“She was always laughing. If you would see her at the lunch table, sitting with her friends, she’s laughing and smiling,” said Jonathan Eagan, the principal at Martinez Junior High School.
He is speaking about Jenna Betti, who was an 8th grade student at the Martinez, Cali. school. The community is still reeling from the death of Betti, who was just 14 years old. She was killed on Sunday at around 5 pm when she was accidentally run over by a train.
Betti and another teen, later identified to be her boyfriend, had been sitting together on the tracks when they observed an eastbound Burlington Northern Santa Fe Railway freight train heading their way.
According to railway spokeswoman Lena Kent, the pair were seen getting off the track by the train’s crew members. Then, suddenly, Betti returned to the train tracks for “some unknown reason”.
What had happened was Betti accidentally dropped her cellphone. She went back onto the tracks to retrieve it, but wasn’t able to get out of the train’s path in time.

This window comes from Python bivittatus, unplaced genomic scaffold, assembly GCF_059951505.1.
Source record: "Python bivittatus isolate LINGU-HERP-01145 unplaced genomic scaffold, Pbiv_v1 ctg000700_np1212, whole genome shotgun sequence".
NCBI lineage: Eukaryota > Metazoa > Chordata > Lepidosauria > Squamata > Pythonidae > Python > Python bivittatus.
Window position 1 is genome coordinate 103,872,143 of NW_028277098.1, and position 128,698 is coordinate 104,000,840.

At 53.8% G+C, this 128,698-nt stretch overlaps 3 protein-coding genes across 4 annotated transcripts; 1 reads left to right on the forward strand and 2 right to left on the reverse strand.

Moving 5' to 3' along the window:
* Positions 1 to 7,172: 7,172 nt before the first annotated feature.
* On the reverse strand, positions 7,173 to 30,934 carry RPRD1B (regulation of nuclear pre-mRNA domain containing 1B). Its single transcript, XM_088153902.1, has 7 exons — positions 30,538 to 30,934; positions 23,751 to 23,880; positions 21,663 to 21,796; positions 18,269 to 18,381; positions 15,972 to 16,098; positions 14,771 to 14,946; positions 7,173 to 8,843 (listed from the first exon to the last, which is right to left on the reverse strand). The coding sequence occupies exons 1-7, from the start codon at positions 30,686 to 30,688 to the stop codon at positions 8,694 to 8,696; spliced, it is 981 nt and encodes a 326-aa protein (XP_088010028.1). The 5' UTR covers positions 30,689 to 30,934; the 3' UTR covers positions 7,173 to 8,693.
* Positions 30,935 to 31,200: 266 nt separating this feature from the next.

Dena Betti, Jenna’s mother, wrote on a friend’s Facebook page that it was likely her daughter “didn’t judge the approach” of the train accurately. Betti assumed she had plenty of time to go back for her dropped phone. Dena Betti said that she was informed that trains tend to create a vacuum that “sucks you in”, making escape impossible after a certain point.
— KTVU (@KTVU) March 3, 2014
“We are beyond devastated,” said Dena Betti. “Thank you for all your love, support and prayers during this very difficult time.”
Those who knew Jenna feel that she likely ran back for her phone out of fear that she would be scolded for having it run over. It is a heart-breaking scenario where someone so young misjudges the value a parent places on materials when compared to the safety of their child. Jenna had no way of knowing that a cellphone was not worth her life and sadly her family and friends will never be able to tell her.
From this sad situation, a lesson should be learned: Take this opportunity to tell your loved ones that at no point is a cellphone worth their life. A life is irreplaceable; a cellphone is not.
On Monday, classmates wore pink in Jenna Betti’s memory and a vigil is planned for this evening.
A candlelight vigil will be held Tuesday, March 4th at 6:30 in the MJHS commons to honor the life of Jenna Betti.
— Alhambra High School (@ahsdogs) March 4, 2014
Image via YouTube